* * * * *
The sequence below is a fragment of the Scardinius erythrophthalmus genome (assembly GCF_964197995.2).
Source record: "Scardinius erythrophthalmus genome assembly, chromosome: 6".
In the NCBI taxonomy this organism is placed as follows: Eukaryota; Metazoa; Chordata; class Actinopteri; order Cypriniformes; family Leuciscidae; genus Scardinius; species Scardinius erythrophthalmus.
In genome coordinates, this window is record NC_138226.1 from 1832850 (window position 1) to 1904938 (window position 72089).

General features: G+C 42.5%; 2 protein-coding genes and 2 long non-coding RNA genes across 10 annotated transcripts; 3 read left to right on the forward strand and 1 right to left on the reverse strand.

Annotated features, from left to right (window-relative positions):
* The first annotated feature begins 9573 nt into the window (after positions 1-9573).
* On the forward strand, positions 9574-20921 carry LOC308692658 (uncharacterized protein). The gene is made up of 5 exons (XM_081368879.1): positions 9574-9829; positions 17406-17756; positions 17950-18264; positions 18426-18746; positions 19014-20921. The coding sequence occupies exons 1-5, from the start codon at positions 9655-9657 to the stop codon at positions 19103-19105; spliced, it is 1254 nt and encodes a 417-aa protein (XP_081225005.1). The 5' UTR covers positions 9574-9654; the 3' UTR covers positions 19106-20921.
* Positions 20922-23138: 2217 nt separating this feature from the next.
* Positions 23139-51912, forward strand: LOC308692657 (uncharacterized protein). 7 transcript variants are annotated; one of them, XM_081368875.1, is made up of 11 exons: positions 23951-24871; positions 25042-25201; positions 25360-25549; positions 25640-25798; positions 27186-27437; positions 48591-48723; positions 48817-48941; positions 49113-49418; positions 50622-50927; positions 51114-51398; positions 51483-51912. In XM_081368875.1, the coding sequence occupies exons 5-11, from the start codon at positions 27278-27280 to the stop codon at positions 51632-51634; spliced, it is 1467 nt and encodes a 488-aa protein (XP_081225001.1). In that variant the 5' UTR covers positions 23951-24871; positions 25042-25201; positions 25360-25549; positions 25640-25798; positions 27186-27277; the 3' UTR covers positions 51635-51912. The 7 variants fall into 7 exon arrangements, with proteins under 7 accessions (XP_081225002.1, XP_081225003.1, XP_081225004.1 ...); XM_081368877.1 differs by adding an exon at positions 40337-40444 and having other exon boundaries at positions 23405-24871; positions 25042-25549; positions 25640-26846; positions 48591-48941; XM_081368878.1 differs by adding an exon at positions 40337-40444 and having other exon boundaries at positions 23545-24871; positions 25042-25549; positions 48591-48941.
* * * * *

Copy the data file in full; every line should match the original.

The sequence below is a fragment of the Scardinius erythrophthalmus genome (assembly GCF_964197995.2).
Source record: "Scardinius erythrophthalmus genome assembly, chromosome: 6".
In the NCBI taxonomy this organism is placed as follows: Eukaryota; Metazoa; Chordata; class Actinopteri; order Cypriniformes; family Leuciscidae; genus Scardinius; species Scardinius erythrophthalmus.
In genome coordinates, this window is record NC_138226.1 from 1832850 (window position 1) to 1904938 (window position 72089).

General features: G+C 42.5%; 2 protein-coding genes and 2 long non-coding RNA genes across 10 annotated transcripts; 3 read left to right on the forward strand and 1 right to left on the reverse strand.

Annotated features, from left to right (window-relative positions):
* The first annotated feature begins 9573 nt into the window (after positions 1-9573).
* On the forward strand, positions 9574-20921 carry LOC308692658 (uncharacterized protein). The gene is made up of 5 exons (XM_081368879.1): positions 9574-9829; positions 17406-17756; positions 17950-18264; positions 18426-18746; positions 19014-20921. The coding sequence occupies exons 1-5, from the start codon at positions 9655-9657 to the stop codon at positions 19103-19105; spliced, it is 1254 nt and encodes a 417-aa protein (XP_081225005.1). The 5' UTR covers positions 9574-9654; the 3' UTR covers positions 19106-20921.
* Positions 20922-23138: 2217 nt separating this feature from the next.
* Positions 23139-51912, forward strand: LOC308692657 (uncharacterized protein). 7 transcript variants are annotated; one of them, XM_081368875.1, is made up of 11 exons: positions 23951-24871; positions 25042-25201; positions 25360-25549; positions 25640-25798; positions 27186-27437; positions 48591-48723; positions 48817-48941; positions 49113-49418; positions 50622-50927; positions 51114-51398; positions 51483-51912. In XM_081368875.1, the coding sequence occupies exons 5-11, from the start codon at positions 27278-27280 to the stop codon at positions 51632-51634; spliced, it is 1467 nt and encodes a 488-aa protein (XP_081225001.1). In that variant the 5' UTR covers positions 23951-24871; positions 25042-25201; positions 25360-25549; positions 25640-25798; positions 27186-27277; the 3' UTR covers positions 51635-51912. The 7 variants fall into 7 exon arrangements, with proteins under 7 accessions (XP_081225002.1, XP_081225003.1, XP_081225004.1 ...); XM_081368877.1 differs by adding an exon at positions 40337-40444 and having other exon boundaries at positions 23405-24871; positions 25042-25549; positions 25640-26846; positions 48591-48941; XM_081368878.1 differs by adding an exon at positions 40337-40444 and having other exon boundaries at positions 23545-24871; positions 25042-25549; positions 48591-48941.